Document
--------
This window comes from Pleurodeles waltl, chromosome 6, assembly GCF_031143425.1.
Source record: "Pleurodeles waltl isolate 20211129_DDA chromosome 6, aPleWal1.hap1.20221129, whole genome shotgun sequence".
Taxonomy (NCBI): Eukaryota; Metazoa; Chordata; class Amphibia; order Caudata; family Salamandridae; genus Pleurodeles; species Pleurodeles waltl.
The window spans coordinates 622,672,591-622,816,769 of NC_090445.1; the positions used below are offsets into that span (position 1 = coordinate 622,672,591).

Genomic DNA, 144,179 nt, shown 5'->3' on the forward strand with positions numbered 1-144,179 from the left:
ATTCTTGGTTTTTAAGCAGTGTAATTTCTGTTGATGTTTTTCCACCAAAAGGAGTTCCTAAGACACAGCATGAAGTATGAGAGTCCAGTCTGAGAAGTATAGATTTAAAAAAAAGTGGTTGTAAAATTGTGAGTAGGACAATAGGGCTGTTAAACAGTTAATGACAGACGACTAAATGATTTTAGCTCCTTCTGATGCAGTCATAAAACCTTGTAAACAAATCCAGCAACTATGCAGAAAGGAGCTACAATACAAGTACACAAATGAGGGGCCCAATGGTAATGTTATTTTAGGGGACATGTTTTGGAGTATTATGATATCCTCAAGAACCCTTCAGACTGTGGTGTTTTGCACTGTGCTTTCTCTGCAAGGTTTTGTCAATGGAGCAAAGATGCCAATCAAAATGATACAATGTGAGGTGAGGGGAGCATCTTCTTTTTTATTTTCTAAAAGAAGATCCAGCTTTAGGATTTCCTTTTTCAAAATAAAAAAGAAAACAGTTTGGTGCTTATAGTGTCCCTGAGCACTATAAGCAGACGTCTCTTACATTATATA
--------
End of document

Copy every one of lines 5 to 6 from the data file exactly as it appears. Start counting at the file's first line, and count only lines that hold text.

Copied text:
Genomic DNA, 144,179 nt, shown 5'->3' on the forward strand with positions numbered 1-144,179 from the left:
ATTCTTGGTTTTTAAGCAGTGTAATTTCTGTTGATGTTTTTCCACCAAAAGGAGTTCCTAAGACACAGCATGAAGTATGAGAGTCCAGTCTGAGAAGTATAGATTTAAAAAAAAGTGGTTGTAAAATTGTGAGTAGGACAATAGGGCTGTTAAACAGTTAATGACAGACGACTAAATGATTTTAGCTCCTTCTGATGCAGTCATAAAACCTTGTAAACAAATCCAGCAACTATGCAGAAAGGAGCTACAATACAAGTACACAAATGAGGGGCCCAATGGTAATGTTATTTTAGGGGACATGTTTTGGAGTATTATGATATCCTCAAGAACCCTTCAGACTGTGGTGTTTTGCACTGTGCTTTCTCTGCAAGGTTTTGTCAATGGAGCAAAGATGCCAATCAAAATGATACAATGTGAGGTGAGGGGAGCATCTTCTTTTTTATTTTCTAAAAGAAGATCCAGCTTTAGGATTTCCTTTTTCAAAATAAAAAAGAAAACAGTTTGGTGCTTATAGTGTCCCTGAGCACTATAAGCAGACGTCTCTTACATTATATA